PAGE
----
Loosely based on Puccini’s “La Boheme,” “Rent” trades in Tuberculosis for AIDS, but retains the Bohemian “No Day but Today” seize-the-moment philosophy, celebrating artists’ lives, complete with their idealistic pretentions, and brink-of-poverty day-to-day struggles. The script even keeps the opera’s “Mimi,” making her an exotic dancer junkie in a love/need relationship with Roger. As in the opera, the characters all show multiple levels of affection, need, drive, courage, and disappointment. None of them can be pushed into a convenient stereotype, all of them come alive on stage.
In fact, the “No Day but Today” philosophy is made more urgent here by the play’s AIDS plotline, emphasized in this case by the Director’s notes, describing how AIDS affected her personally. This isn’t a youthful “seize the day” idealism, but a “this could be your last day” reality.
Most of the cast were high school students, showing a skill and range far beyond their years and experience. If Joe Arnotti was years older than his cast-mates, he nevertheless made a Roger who was youthful and compelling, of an age with everyone else. Of the rest, the acting standout was Kristen Edwards’ Maureen, whose Performance piece was a study in appropriate over-the-top scenery-chewing and youthful energy. Sarah Rose Glazer made a painful thin Mimi who showed a remarkable range of emotion and Luna Manela’s Joanne was feisty and an equal partner to Ms. Edwards (she also did a spot-on tango). Evan Newsome gave us a Mark who was a bit bland, but who nevertheless centered the group and gave the cast its needed cohesion.
My biggest cast problem was with the actor playing Angel. From the start, he struck me as someone uncomfortable with the character’s affectations, “playing” (from a distance) outrageousness rather than embodying it. Never once picking up a drumstick, he made “Today for You” an exercise in breathless and frenetic choreography rather than the spontaneous burst of energy it should have been. And, his affectionate scenes with Tom Collins came across as if he were a high school kid afraid of what his buddies would think of him hugging a man.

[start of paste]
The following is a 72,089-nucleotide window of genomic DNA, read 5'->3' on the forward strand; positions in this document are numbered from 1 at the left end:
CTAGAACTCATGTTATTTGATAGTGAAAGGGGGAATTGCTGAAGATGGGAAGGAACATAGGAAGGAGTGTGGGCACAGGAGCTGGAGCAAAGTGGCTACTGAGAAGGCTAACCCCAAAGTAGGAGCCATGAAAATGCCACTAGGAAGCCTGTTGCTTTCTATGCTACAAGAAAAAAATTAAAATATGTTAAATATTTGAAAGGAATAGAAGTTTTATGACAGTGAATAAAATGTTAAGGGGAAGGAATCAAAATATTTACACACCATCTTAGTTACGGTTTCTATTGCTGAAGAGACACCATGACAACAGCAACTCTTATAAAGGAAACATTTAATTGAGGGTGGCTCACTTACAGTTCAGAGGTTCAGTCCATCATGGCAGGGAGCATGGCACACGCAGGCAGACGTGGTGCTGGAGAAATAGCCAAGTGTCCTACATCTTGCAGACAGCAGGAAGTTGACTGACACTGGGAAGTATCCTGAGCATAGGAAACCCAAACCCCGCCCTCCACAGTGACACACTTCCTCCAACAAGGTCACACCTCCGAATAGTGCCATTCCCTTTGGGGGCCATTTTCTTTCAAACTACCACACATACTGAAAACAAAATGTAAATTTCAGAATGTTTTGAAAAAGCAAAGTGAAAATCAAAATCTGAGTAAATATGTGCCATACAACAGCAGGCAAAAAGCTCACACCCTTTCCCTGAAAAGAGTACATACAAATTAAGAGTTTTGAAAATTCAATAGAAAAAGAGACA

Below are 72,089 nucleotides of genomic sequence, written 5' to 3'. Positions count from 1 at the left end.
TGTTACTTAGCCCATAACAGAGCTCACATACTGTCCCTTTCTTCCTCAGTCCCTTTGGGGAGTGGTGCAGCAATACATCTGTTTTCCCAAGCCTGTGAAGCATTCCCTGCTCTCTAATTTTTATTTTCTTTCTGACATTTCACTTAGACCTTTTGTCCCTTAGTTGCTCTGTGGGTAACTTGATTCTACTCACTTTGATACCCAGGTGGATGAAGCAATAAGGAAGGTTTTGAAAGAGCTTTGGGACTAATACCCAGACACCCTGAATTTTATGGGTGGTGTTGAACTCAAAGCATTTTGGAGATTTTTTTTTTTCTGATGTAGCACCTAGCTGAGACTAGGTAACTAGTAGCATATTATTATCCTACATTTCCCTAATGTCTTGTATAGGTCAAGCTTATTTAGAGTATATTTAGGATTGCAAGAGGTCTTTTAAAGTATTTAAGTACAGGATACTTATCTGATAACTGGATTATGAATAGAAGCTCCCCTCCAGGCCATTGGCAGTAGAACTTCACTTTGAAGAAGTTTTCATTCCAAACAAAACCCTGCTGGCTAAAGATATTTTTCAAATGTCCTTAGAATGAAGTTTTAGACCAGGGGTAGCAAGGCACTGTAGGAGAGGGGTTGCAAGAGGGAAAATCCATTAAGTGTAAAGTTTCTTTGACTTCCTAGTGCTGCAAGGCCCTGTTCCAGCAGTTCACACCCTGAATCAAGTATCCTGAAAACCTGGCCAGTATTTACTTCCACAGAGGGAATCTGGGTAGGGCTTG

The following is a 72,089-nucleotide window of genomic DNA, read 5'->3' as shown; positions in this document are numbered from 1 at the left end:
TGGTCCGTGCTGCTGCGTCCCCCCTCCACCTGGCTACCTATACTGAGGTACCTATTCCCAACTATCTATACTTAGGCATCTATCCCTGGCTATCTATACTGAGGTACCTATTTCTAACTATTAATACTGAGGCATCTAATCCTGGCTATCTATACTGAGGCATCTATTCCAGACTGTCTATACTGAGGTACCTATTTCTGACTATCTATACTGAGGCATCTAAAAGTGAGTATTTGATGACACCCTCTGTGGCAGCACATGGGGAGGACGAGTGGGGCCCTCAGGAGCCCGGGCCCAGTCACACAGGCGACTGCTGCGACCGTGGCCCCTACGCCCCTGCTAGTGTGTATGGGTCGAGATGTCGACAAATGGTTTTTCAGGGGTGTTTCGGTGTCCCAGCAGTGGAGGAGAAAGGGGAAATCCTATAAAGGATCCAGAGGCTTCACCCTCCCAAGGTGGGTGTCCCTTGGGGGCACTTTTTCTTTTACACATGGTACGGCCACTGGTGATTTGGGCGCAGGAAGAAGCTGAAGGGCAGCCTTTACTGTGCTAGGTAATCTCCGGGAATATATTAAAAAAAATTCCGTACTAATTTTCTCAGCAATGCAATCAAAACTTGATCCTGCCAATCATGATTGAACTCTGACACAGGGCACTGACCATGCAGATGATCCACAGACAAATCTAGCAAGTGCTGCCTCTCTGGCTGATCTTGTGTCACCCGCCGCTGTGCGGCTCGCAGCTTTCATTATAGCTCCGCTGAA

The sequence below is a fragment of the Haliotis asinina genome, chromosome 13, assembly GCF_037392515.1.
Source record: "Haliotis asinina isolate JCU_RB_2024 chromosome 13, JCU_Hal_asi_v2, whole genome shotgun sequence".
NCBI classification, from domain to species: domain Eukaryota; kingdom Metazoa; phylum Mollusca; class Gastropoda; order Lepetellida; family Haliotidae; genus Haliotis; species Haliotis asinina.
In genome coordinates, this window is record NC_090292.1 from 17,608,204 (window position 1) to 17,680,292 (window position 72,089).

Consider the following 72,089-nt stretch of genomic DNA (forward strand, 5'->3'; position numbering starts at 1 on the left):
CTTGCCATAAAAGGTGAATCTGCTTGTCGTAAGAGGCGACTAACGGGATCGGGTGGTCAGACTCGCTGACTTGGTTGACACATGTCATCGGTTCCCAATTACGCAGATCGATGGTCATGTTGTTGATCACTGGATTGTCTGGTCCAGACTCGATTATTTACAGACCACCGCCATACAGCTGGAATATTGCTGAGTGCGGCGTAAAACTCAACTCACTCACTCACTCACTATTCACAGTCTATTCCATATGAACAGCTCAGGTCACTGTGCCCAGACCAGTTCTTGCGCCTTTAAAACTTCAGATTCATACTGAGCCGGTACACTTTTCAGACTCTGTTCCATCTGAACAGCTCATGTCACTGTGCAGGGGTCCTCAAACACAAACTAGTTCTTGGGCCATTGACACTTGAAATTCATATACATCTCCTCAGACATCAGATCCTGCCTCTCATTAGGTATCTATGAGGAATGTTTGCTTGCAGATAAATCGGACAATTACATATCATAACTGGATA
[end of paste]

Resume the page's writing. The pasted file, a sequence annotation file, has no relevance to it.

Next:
On the other hand, what really worked here was the overall choreography (by Johnna Mitchell), the musical direction (by Jennifer Loudermilk -- for the first time, I could actually understand the lyrics to “La Vie Boheme”), and a number of choices made by director Patti Mactas. I especially liked the addition of dancers to a few numbers (particularly the “ghost” soloist in “One Song Glory”), using live actors for the telephone voices (though “Alexi Darling” should have changed into a more professional business attire), the use of the rolling scaffolds, and having Angel actually appear as Mimi lay dying – this made one of my least favorite moments work (somewhat – it would have been better of Angel had stayed in character rather than just walking out looking at her, then walking off). Non-standard choices that also worked were putting the cast all over the many levels for “Seasons of Love” and dressing Tom Collins more as a college teacher than as a scruffy homeless guy.
What didn’t work as well as it should have were the “live feeds” of Mark’s filmmaking – most were shot from an angle putting his subjects in the poorest light possible, and, it quickly became apparent the actor wasn’t familiar with the rudiments of frame composition. The video feed during “Living in America” was also distracting, and anachronistic (the play is very specific about being set in the early nineties, and the video clips were generic early eighties to late nineties news clips and movies).
As I said in my review of the Lyric’s production, as familiar as some of this is becoming, I am finding the show more and more enjoyable as time goes on, as it becomes a late-nineties period piece. Numbers like “One Song Glory,” “Light my Candle,” “Today for You,” “Tango: Maureen” “Take me or Leave me,” and “I’ll Cover You” all landed beautifully. Even “Without You” wasn’t as irritating as it usually is for me. And, the finale, “No Day but Today,” was both moving and beautiful.
Let’s be clear here. This is a very difficult musical. Act 3’s production more than does it justice, and it should appeal to the show’s many many fans. That I’m not one of those fans should in no way dissuade you from seeing it. Forget regret, this “Rent” is yours to not miss. And there’s no day like today to not miss it.
-- Brad Rudy (BKRudy@aol.com)
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by David Shire (music), Richard Maltby, Jr. (lyrics)